Nbiotic: New-age phytogenic solution to antibiotics as growth promoter
The indiscriminate use of antibiotics cause development of "superbug"
Antibiotics have been added to livestock in Industrial farms since 1946 to caused animal to grow faster and put on weight more efficiently. Between 1985 and 2001, the use of antibiotics in feed for industrial livestock production rose a startling 50%. As global demand for animal protein grows, antibiotics used to raise food-producing animals in intensive production mostly to promote growth rather than treat disease. It is estimated that approximately 75 % of all the antibiotics given to the animals are not fully digested and eventually pass through the body to enter the environment. This indiscriminate, overuse and misuse of antibiotics causing the development of antibiotic-resistant bacteria "Superbug". These superbugs are a threat to humanity because infection from resistant bacteria is increasingly difficult and expensive to treat. According to a report, a continued rise in resistance by 2050 would lead to 10 million people dying every year and a reduction of 2% to 3.5% in Gross Domestic Product (GDP). It would cost the world up to 100 trillion USD. The top three classes by global sales for animal use in 2009 were macrolide ($600 million), Penicillin ($600 million), and Tetracycline ($500 million), all of which are categorized as critically important in human medicine (WHO List of Critically Important Antimicrobials, Geneva; 2011).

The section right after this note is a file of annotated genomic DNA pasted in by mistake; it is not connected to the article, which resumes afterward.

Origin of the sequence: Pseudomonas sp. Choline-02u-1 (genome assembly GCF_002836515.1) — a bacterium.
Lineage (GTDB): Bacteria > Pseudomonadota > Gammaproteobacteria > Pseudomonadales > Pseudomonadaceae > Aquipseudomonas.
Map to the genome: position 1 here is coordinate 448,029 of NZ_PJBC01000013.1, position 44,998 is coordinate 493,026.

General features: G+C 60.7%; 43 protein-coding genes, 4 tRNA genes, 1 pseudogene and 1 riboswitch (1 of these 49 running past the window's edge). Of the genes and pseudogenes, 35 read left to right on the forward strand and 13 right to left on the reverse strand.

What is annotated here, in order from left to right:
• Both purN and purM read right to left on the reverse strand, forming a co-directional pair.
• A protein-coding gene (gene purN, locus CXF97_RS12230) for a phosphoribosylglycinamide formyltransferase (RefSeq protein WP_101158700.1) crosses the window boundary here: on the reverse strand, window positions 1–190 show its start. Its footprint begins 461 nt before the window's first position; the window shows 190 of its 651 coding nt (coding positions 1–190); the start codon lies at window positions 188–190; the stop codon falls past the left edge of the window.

Antibiotics are being routinely administered to chicken in poultry farms in small doses to promote growth and keep the disease at bay, almost as a replacement for nutrition and sanitation. The chicken is being popularized day by day and its consumption increases in all parts of the world, so there is the need of regulations for judicious use of antibiotics in animal husbandry sector in India and abroad. There is a threat that the human race will again enter the situation of the post-antibiotic era. Most parts of the developed world had already understood the situation and came up with the regulations to completely ban the use of antibiotics growth promoters (AGPs). Now the responsibility is on our shoulder to take initiative to keep the environment safe by saying no to the antibiotics for use as growth promoters.
Because of the ban on antibiotic use as growth promoters and the increased awareness of the consumers, triggered a need for natural and safe feed additives to achieve better production results from farm animals. Among possible alternatives are plant-based products (extracts, essential oils, polyphenolic compounds) that may positively affect poultry health and productivity. Several authors have indicated that the use of plant extracts or plant-based substances have the potential as alternative growth promoting feed additives. Feeding natural dietary supplements to animals to enforce their innate defense mechanisms could effectively reduce or prevent the need for therapy of enteric infections. The main advantage of natural or herbal growth promoters over AGPs is that they usually do not bear any risk regarding bacterial resistance or undesired residues in animal products such as meat, milk or eggs.